IT Pagan writes: I work for a small company that has about 40 users. I am looking to move beyond Userid/Passwords and require two factor authentication — Something you have (an access card or token) and something you know (a Pin # or Passphrase). Is one inherently more secure? Is one easier to manage and maintain? Are there major cost considerations?
redletterdave writes: "Days after hactivist and programmer Aaron Swartz committed suicide in his Brooklyn apartment on Friday, the US Department of Justice formally dismissed all pending charges against the 26-year-old co-founder of Reddit and Demand Progress on Monday. Swartz, who was being investigated for illegally tapping and downloading millions of scholarly papers from the digital journal archive JSTOR while visiting the library at the Massachusetts Institute of Technology (MIT), potentially faced decades behind bars and a $1 million fine."
runner_one writes: Harold "Sonny" White of NASA's Johnson Space Center said Friday (Sept. 14) at the 100 Year Starship Symposium that warp drive might be easier to achieve than earlier thought. The first concept for a real-life warp drive was suggested in 1994 by Mexican physicist Miguel Alcubierre, however subsequent calculations found that such a device would require prohibitive amounts of energy, studies estimated the warp drive would require a minimum amount of energy about equal to the mass-energy of the planet Jupiter. But recent calculations showed that if the shape of the ring encircling the spacecraft was adjusted into more of a rounded donut, as opposed to a flat ring the warp drive could be powered by a mass as small as 500Kg. Furthermore, if the intensity of the space warps can be oscillated over time, the energy required is reduced even more.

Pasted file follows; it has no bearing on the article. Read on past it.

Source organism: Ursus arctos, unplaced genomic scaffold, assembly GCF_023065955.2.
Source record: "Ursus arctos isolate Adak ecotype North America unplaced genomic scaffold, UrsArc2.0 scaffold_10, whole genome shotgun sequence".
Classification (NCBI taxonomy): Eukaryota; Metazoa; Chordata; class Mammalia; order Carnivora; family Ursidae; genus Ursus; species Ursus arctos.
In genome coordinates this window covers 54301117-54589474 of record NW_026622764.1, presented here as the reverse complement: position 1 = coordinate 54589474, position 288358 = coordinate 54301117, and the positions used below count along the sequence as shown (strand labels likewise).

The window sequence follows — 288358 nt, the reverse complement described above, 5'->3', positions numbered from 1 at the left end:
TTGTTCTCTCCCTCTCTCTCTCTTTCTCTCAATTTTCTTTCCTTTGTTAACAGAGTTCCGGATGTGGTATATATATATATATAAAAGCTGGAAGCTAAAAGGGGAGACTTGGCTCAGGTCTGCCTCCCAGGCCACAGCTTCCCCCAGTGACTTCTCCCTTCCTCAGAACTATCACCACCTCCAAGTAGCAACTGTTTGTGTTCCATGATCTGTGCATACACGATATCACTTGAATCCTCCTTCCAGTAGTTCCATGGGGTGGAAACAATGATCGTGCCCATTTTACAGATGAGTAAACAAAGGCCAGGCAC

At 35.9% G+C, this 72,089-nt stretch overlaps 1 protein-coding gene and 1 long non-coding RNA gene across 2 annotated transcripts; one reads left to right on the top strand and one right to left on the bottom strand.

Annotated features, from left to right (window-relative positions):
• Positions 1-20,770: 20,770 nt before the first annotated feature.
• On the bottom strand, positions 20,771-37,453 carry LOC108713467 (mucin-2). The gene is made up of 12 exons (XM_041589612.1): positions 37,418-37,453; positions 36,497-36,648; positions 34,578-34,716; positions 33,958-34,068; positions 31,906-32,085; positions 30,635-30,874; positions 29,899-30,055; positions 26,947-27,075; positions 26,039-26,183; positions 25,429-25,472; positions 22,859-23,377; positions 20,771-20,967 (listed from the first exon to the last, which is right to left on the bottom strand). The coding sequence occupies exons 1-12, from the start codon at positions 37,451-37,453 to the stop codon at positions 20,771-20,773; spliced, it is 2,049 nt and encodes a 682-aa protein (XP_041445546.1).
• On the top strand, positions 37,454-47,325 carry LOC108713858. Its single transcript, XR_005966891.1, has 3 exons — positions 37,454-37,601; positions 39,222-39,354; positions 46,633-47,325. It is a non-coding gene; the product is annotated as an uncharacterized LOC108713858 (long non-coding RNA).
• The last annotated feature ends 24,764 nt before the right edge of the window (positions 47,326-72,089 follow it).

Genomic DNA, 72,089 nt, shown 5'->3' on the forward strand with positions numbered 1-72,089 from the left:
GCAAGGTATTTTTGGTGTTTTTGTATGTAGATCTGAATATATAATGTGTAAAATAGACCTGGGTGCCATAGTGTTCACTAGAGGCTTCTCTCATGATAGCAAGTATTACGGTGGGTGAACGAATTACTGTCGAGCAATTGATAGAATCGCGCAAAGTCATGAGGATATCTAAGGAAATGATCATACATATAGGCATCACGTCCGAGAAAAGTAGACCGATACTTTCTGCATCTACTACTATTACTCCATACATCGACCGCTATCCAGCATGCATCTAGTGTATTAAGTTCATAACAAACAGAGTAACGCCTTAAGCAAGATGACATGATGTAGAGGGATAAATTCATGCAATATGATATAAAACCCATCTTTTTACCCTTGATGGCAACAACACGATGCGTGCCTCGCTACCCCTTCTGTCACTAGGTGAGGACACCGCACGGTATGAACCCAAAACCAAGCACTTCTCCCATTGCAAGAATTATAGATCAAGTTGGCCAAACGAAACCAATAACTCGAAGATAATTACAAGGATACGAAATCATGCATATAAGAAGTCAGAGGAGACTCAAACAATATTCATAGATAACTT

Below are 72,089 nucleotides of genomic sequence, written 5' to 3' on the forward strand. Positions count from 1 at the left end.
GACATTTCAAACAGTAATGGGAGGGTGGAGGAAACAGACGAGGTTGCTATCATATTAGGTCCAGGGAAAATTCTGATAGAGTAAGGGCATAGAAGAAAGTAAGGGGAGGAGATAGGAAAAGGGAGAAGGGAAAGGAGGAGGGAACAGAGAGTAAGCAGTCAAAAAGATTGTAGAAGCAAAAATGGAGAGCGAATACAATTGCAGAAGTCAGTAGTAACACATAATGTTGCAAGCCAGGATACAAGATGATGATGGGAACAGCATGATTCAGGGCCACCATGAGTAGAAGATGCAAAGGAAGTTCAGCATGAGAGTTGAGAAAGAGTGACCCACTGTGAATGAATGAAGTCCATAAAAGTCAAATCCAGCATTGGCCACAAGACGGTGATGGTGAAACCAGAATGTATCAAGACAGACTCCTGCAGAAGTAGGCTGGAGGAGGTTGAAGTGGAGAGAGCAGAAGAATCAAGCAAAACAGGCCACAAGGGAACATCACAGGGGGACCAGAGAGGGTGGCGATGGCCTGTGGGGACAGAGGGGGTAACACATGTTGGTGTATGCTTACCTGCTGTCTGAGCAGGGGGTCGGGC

jollyrgr3 writes: "An Aussie company, Kogan, decides to tax the users of IE7 6.8% for using their site. Kogan claims this is due to the amount of time required to code their pages to work properly with IE7. The Kogan AU domain no longer Bing search results. Kogan hopes it is a temporary glitch. Microsoft denies tampering with search results."
spiffmastercow writes: After discovering that my Computer Science BS basically only qualifies me to code web apps (at least in the eyes of employers), I have decided to go back to school for a Master's. I have two options available to me: an online M.C.S degree program (associated with a brick and mortar school), or an Applied Mathmatics M.S. degree from a local school, where I will have to take about a year and a half of classes just to meet the entrance requirements. So my question is. do employers care about the difference between M.C.S. and M.S.? Is the M.C.S. a detriment if I decide to continue on to get a Ph.D.?
coop0030 writes: President Barack Obama will ask Congress next year to fund a new heavy-lift launcher to take humans to the Moon, asteroids, and the moons of Mars, ScienceInsider has learned. The president chose the new direction for the U.S. human space flight program Wednesday at a White House meeting with NASA Administrator Charles Bolden, according to officials familiar with the discussion. NASA would receive an additional $1 billion in 2011 both to get the new launcher on track and to bolster the agency’s fleet of robotic Earth-monitoring spacecraft.